One Arsène Wenger: A Personal Story

Spread the love

It was a typically sunny day in Chennai, India, in 2006. My friends decided to shout the names of their favourite football players from the top of the school building – 11-year-olds in the Chennai heat towards the end of a boring school day don’t make the best decisions. I decided I had to be a part of this and yelled out a name: Thierry Henry. This is my first Arsenal memory.

The 2006 Champions League final between Arsenal and Barcelona in Paris had only been played a short while before and I had watched it. That night of tears and injustice, of heartbreak. And one man who was responsible for countless footballing careers, for happiness to countless fans, including his most illustrious protégé, Henry – Arsène Wenger.

Arsène would see it all. In 2004 his team became the champions of England, celebrated as the ‘Invincibles’, going through a whole league season unbeaten. That whole year (not one night) of triumph and joy, of glory. Achieving the previously unimaginable in the world’s toughest league, they had proved to be toughest of the toughest and scripted their names forever in history. Oh, the beautiful game. Two years on and their hopes of being European champions were dashed, falling at the final hurdle. After that match followed eight years of debts, distress and disappointments. Oh, the irony.

And yet a visionary, a genius kept the Gunners in the Champions League every single one of those years. When Arsenal won the FA Cup in 2014, everyone could see how much of a relief it was to him, how much of a burden the lack of trophies had been to him.

To this day, if you ask Arsène Wenger what his best years as a manager were, he will tell you with a characteristic grin, ‘Those eight years, 2006-2014’. A man who made the Invincibles and won two record-breaking doubles, and his greatest achievement, according to him, was to prevent Arsenal from total disaster.

Another valuable trait he possesses which has served him well in his career is his loyalty to his players. Granted, this could go both ways – young players have shone well at the club and incompetent ones have been given more chances than they should have, indicating why trust is so important to Wenger.

This is not to say that incompetent players should continue to be given wasted chance after wasted chance, but Wenger knows better than most of us when to get rid of players who are not pulling their weight. He also seems to be getting ready for a busy 2016 summer transfer window, and no one can discredit his eye for talent.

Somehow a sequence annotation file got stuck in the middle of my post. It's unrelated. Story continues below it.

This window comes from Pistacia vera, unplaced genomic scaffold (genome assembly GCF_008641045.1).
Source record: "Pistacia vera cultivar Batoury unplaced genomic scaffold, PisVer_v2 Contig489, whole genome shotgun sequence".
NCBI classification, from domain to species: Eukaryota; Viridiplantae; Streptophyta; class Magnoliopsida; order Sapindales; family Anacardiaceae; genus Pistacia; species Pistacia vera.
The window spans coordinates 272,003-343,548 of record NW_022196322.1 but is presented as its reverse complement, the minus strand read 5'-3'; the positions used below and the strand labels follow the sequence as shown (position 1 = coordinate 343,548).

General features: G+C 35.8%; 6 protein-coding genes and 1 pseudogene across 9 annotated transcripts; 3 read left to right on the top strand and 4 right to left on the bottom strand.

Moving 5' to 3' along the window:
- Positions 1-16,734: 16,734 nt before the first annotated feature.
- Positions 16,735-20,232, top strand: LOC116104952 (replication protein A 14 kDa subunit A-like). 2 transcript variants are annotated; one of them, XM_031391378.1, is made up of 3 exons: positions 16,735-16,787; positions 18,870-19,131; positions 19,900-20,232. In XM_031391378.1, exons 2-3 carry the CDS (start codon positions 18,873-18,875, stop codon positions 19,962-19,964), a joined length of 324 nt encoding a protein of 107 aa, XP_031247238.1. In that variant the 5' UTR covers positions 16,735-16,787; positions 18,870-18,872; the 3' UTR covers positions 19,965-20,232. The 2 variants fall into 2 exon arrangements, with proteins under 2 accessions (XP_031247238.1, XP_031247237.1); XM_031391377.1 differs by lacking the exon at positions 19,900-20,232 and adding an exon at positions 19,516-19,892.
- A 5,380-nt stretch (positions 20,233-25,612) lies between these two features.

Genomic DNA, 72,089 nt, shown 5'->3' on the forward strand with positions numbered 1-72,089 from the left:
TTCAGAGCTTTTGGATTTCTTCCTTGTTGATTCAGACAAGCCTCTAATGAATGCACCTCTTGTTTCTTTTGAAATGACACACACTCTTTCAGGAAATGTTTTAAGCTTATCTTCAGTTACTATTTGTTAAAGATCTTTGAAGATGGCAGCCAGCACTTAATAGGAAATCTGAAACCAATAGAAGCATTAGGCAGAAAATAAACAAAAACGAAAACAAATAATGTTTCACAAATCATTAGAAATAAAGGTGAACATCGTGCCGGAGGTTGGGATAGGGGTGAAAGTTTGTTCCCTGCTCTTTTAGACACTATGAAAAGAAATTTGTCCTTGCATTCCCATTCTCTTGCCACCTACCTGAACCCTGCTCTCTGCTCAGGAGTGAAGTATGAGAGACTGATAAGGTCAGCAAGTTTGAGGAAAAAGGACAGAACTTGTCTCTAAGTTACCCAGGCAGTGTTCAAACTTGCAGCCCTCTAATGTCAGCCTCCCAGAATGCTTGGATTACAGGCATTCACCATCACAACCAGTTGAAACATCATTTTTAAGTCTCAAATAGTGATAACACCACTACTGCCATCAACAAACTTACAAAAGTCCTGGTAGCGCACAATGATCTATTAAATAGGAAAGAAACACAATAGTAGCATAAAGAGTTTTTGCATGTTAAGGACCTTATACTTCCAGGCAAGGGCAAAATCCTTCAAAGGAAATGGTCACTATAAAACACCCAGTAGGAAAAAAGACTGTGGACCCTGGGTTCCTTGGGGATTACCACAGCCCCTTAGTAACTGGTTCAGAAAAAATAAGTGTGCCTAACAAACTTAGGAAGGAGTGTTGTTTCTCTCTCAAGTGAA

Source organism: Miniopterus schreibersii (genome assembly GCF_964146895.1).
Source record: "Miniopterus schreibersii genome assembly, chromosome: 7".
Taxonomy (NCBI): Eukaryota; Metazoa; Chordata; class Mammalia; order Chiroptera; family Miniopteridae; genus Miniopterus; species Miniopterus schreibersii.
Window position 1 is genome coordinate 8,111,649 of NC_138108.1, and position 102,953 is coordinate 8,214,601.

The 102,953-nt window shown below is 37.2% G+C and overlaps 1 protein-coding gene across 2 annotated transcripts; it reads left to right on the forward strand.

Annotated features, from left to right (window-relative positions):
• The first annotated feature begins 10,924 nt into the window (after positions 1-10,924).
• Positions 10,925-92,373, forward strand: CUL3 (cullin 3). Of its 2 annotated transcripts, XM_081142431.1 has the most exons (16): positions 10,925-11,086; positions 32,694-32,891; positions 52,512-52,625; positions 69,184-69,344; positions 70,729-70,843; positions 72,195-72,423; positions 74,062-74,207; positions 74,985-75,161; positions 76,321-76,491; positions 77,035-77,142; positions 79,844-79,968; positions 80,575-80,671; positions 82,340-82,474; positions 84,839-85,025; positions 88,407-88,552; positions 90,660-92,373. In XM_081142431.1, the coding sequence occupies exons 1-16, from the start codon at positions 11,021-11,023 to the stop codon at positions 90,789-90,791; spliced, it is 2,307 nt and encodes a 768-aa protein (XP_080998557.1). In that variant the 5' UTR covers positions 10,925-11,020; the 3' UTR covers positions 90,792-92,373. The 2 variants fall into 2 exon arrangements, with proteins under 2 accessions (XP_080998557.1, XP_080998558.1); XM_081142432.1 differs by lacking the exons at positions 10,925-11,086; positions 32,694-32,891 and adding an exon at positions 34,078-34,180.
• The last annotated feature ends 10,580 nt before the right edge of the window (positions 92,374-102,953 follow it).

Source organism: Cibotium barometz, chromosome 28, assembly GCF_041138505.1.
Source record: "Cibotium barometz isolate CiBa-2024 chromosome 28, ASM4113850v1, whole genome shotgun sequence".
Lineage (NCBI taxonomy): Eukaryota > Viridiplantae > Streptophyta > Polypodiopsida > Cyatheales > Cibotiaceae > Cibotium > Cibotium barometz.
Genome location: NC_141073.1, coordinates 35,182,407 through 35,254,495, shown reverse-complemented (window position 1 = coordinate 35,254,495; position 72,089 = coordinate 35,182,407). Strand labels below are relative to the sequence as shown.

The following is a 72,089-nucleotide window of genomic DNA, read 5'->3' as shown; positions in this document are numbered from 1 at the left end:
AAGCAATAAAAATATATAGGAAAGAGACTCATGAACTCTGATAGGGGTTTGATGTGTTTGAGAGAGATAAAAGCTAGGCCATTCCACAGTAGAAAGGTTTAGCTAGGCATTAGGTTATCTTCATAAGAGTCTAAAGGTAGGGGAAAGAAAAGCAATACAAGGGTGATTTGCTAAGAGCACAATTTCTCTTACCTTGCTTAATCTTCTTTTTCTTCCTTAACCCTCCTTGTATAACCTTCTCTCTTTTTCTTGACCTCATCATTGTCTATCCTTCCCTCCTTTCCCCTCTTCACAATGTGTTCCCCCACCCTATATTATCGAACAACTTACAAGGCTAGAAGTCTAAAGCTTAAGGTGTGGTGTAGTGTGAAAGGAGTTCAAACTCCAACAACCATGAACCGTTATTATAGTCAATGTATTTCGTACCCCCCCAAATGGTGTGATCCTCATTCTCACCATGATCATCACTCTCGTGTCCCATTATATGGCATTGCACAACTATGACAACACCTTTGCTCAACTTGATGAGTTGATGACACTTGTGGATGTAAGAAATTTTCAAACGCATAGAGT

Arsène Wenger has had a huge influence on my life and not just on my love for football, for Arsenal. His footballing philosophy focuses on style in winning, honour in playing. He highlights the club’s values, its famous traditions and its rich legacy, adding to it himself in the process of keeping Arsenal great.

And not just Arsenal. He orchestrated a sea change in the club’s ways and as extension to the league itself, as the winning brand of football shifted from boring to exciting, from direct play to possession, from defensive to attacking, and continues to add to the huge success he has had in England.

But there is special importance given to the way Arsenal win. ‘I want a fan to wake up in the morning and think “Oh, Arsenal play today. It will be a good day for me”’, he says. He considers it essential that a stylish, attacking and exciting game of football should win Arsenal games, not a drab, defensive and boring one.

Perhaps Wenger’s best contribution to the whole world, not just the footballing or sporting world, is to be mentally strong. The man was the architect of arguably the greatest ever team in modern football, and took it upon himself to oversee the management of the entire club, not just the first team – the last such football manager. Be it finances, youth and talent development, infrastructure – Arsène did it all, in the face of achievements and adversity, proving that Arsene the mental strength advocate practices what he preaches.

As the years rolled by, he had offers from the likes of Real Madrid, Barcelona, Bayern Munich and Paris Saint-Germain. The names go on, but he stuck to Arsenal, not just because he wanted to fulfil his commitment to the club, but also being a huge Arsenal supporter himself. All the while standing firmly on the ground, literally and metaphorically.

Twenty years on in the business, he works as hard as he did when he joined Arsenal (by his own admission) in 1996. But class is permanent, and so is criticism. Today, there are quite a few ‘fans’ calling for a change (I’m not saying there must be no change, but getting rid of Wenger before his contract ends next summer is not it) and asking for his sacking.

They call for his head and do classless things. They forget that the man is the one responsible for the joy we get when we watch Arsenal play. They wave unwelcome banners at the Emirates Stadium, even during games, creating tense and pressurising atmospheres for the players. After twenty years of consistency and staying at the top of the best league in the world with a man who’s given his all. As the French say, ‘C’est la vie’.

Through all the trials and tribulations, and all the glories, Arsène Wenger has succeeded in keeping Arsenal classy. That may be his greatest achievement. A phrase coined for another sporting legend, cricketer Sachin Tendulkar, ‘form is temporary, class is permanent’, it works well for Arsenal too. Thank you, Arsène. We look forward to seeing more greatness from you.